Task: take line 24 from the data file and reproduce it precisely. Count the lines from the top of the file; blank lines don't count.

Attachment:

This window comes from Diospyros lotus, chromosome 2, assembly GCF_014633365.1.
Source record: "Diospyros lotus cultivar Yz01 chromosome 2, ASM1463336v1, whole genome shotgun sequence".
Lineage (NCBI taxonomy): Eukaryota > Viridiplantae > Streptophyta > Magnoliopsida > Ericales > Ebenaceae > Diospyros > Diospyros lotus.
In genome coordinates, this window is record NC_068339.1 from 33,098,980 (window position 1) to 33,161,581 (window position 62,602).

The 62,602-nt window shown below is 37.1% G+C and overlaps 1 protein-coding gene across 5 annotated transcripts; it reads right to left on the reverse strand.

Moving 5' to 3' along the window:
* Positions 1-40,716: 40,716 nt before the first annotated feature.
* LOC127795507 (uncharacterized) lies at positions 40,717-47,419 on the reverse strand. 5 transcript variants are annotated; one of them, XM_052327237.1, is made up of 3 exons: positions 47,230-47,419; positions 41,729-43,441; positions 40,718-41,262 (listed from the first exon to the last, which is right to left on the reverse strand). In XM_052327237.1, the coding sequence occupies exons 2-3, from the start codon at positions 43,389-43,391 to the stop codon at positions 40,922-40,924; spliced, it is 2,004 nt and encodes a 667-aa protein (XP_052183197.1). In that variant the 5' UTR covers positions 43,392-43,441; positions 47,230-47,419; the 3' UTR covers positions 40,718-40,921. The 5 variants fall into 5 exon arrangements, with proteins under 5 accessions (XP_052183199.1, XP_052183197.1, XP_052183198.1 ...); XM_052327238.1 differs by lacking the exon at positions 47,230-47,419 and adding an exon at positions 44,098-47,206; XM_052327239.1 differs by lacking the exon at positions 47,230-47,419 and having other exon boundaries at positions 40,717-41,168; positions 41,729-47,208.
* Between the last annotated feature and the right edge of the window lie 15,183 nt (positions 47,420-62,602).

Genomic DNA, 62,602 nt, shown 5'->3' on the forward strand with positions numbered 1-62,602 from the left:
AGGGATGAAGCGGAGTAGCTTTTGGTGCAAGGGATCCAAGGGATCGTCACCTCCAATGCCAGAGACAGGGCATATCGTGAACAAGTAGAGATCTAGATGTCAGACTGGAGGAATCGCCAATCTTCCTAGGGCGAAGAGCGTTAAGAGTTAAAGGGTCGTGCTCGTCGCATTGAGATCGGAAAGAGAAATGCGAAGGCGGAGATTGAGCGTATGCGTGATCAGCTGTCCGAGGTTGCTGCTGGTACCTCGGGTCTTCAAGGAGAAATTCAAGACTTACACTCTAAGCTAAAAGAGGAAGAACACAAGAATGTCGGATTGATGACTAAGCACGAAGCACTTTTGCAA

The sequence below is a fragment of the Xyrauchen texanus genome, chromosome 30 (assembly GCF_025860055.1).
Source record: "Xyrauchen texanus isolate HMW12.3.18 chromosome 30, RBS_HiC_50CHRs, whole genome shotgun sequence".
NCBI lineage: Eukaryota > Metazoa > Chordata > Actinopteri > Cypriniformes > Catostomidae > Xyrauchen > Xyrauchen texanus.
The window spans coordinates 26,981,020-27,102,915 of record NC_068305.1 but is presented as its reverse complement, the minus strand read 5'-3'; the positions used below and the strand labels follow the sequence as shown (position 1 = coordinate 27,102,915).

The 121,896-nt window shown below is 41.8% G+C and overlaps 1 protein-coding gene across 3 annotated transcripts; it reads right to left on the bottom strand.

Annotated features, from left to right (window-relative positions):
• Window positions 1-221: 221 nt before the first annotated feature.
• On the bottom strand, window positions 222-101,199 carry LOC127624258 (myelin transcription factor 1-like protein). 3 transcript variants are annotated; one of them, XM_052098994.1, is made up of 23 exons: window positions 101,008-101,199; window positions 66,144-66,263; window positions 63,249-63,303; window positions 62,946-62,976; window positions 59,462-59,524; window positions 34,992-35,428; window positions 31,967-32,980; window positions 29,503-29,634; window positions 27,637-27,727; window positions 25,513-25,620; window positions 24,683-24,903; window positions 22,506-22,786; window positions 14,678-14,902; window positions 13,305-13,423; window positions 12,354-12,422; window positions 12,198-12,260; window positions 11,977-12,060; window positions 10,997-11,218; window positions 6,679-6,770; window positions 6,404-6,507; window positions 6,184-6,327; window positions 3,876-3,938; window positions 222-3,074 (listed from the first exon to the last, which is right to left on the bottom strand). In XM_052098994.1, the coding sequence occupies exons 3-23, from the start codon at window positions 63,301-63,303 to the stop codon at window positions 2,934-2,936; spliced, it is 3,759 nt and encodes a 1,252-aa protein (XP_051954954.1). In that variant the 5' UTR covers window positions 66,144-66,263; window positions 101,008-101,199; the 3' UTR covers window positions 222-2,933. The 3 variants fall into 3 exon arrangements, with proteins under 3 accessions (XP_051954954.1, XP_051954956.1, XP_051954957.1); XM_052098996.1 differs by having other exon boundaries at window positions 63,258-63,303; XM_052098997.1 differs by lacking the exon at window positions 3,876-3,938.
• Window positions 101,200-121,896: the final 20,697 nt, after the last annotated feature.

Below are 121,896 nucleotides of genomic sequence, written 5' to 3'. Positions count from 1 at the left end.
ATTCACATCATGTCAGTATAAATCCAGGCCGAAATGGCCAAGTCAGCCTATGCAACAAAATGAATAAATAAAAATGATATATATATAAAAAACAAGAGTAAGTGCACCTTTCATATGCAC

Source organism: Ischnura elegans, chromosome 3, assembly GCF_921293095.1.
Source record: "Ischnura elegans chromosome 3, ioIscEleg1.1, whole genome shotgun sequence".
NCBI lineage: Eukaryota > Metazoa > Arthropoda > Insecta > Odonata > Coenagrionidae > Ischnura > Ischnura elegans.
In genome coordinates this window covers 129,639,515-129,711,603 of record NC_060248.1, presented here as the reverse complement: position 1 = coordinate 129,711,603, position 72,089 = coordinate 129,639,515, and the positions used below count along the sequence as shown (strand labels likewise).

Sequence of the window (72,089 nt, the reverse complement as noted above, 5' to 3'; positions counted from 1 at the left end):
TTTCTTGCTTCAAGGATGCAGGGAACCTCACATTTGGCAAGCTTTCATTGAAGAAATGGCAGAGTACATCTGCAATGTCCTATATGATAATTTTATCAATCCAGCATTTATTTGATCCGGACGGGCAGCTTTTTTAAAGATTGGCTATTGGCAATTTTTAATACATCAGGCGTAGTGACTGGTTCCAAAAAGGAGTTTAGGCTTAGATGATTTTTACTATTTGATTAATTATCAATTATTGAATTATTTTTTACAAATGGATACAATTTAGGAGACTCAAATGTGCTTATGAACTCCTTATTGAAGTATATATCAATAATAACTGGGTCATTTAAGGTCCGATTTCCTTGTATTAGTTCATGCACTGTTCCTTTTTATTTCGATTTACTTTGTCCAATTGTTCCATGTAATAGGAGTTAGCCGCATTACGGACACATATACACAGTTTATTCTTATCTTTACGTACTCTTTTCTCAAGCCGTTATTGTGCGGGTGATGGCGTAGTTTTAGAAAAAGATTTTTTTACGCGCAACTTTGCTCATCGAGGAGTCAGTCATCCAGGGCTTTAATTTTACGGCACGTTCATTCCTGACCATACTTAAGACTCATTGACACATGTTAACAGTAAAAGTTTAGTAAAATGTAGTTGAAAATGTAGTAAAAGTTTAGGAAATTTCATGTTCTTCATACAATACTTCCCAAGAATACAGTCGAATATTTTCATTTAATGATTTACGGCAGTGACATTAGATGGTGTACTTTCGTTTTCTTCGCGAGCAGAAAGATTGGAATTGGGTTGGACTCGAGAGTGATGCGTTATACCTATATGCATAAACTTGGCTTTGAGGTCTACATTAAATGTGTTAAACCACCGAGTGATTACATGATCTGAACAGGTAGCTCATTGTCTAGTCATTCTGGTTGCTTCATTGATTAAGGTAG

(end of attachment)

Source record: "Ischnura elegans chromosome 3, ioIscEleg1.1, whole genome shotgun sequence".